Yet, throughout the years, my parents and all the clan maintained their "Swiss-ness." They "said" it with song, dance, dress, food, and all the picturesque customs and behaviors they brought from the "old country," but to us kids, they said it in English--for which I am profoundly thankful.

A command of English has been the major factor in my life: as an English major, newspaper reporter, free-lance writer, high-school teacher, and college professor. I still shudder when I think of where I would be if my parents had used their native language as the medium of communication around the dinner table and at all those Swiss picnics.

Robert Primack Associate Professor College of Education University of Florida Gainesville, Fla.

Judging from his recent letter to the editor in response to mine, I suspect Bob Baird and I occupy such a different universe of discourse that President Reagan and Mr. Gorbachev are soul mates by comparison (''Democratic State Requires Parental Role in Education," Nov. 27, 1985).

We differ on the role of the democratic state; the role of the individual in the democratic state; what constitute the rights of the parent, the child, and the school; and, just to keep the list short, what constitutes a scientific fact--and maybe what day of the week it is.

The only remedy I can offer Mr. Baird is to swallow a large dose of Dewey's Democracy and Education and The Public and Its Problems before dinner; as an appetizer, some of the Socratic dialogues; as an entree, The Federalist Papers; and then a dessert of Peirce, Hook, and Nagel on the scientific method.

Socrates, in the Crito, given the opportunity to escape his death sentence pronounced by the Athenian democracy, acknowledges that the democratic state has the moral and legal right to take his life, let alone control certain other aspects of an individual's behavior.

No state, democratic or otherwise, can allow individualism to run amuck, as Mr. Baird suggests, if it is to survive. The successful democratic state is engaged in a perpetual balancing act between the compulsory collective behavior necessary for its own health and the desirable individual behavior also necessary for its health.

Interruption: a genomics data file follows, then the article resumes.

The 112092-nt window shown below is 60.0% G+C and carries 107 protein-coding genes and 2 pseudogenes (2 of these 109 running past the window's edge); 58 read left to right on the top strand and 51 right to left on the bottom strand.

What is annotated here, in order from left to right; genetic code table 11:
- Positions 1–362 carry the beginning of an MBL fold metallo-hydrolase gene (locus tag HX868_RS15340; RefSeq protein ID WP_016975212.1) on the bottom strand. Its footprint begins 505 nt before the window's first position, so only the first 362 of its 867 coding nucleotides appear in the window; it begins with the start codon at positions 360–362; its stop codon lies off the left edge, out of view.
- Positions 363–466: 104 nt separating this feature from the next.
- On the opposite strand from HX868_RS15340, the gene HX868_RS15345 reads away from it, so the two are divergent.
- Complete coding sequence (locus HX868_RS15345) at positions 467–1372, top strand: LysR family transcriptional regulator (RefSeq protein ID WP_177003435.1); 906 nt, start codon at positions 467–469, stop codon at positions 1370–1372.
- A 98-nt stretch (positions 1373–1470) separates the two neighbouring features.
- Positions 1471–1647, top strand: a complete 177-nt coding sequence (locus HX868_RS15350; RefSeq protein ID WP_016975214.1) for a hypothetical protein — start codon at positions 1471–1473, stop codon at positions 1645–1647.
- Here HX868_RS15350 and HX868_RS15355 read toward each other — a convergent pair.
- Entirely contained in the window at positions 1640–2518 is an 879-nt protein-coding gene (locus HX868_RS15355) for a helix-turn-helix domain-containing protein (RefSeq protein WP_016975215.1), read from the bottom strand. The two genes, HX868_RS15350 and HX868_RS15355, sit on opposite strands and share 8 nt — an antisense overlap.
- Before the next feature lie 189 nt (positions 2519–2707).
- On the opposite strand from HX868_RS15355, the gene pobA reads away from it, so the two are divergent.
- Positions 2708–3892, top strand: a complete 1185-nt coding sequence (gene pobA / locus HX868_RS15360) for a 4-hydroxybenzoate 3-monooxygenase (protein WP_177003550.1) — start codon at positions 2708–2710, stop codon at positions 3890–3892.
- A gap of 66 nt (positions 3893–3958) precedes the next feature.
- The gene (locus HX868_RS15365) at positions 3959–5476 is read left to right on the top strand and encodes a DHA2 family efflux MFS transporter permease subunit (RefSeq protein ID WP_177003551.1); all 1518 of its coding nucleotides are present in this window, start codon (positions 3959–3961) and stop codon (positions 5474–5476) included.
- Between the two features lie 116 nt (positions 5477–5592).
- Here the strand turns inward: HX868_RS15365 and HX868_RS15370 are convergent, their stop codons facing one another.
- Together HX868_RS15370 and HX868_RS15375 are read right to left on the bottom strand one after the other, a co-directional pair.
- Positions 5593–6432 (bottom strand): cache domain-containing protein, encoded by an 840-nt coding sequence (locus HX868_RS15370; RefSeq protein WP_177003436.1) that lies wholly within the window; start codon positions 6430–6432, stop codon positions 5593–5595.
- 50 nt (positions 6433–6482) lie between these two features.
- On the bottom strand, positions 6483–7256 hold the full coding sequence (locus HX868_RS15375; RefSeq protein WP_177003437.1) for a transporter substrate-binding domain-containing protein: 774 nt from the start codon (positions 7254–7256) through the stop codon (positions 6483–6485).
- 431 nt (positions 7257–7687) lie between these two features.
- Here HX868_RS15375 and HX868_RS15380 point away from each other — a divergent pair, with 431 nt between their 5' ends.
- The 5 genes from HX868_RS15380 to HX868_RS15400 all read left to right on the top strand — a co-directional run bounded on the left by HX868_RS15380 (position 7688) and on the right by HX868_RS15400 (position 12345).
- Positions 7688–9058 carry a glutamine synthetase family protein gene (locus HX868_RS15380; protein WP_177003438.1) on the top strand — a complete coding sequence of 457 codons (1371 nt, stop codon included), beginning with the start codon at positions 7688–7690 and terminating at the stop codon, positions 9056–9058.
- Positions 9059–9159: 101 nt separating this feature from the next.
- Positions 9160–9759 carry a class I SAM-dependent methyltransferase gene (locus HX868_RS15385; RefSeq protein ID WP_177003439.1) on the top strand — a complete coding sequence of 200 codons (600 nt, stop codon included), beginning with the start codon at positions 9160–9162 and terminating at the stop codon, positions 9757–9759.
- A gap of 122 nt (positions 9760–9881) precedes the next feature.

In the case of schools, the state, for purposes of its own survival, must have the right to educate its children at some minimum level. It may delegate that right to private schools, but for its survival it must have the final say on whether that minimum level is being met. The only reason that Mr. Baird can claim any rights, parental or otherwise, is due to the fact that the democratic state functions.

The founding fathers had fundamentally three choices before them when they set up a new system of governance: authoritarian, democratic, and laissez faire. To the dismay of some present-day citizens, they made the democratic choice. On the issue of schooling, Mr. Baird apparently would have tilted very much in the direction of laissez-faire individualism. No modern state can survive with the libertarian position so beloved by some groups on the radical right and on the radical left.

Mr. Baird objects to the words "permit" and "forbid" in my letter. The democratic state "permits" and "forbids" many kinds of behavior. Among them are who should marry, who should vote, who should serve in the armed forces, what constitutes criminal behavior, and who should live or die for certain kinds of acts. The collectivity known as the democratic state has the right to ensure that all its future citizens are well educated--in fact, it can't survive otherwise.

If we have too many people thinking the way Mr. Baird does, it won't survive.

Edd Doerr Executive Director Americans for Religious Liberty Silver Spring, Md.

Bruno V. Manno's Commentary, "Stereotypes, Statistics, and Catholic Schools" (Nov. 13, 1985), was a sales pitch for tax support of sectarian private schools, so it understandably failed to call attention to the fact that sectarian schools differ significantly from public schools.

Among the differences: They have as their central purpose the promotion of particular religions; they are not under public control; and they practice various kinds of selectivity in hiring and admissions not allowed in public schools. The most recent study released by the National Catholic Educational Association, for which Mr. Manno works, bears this out.

Mr. Manno may believe that the denial of of tax aid or support to sectarian private schools is a great scandal, but the courts have repeatedly ruled that all but the most minor forms of "parochiaid" violate the First Amendment and similar state constitutional provisions. In 15 statewide referenda over the last 19 years, Americans from coast to coast have made it clear that they oppose being taxed to support denominational schools.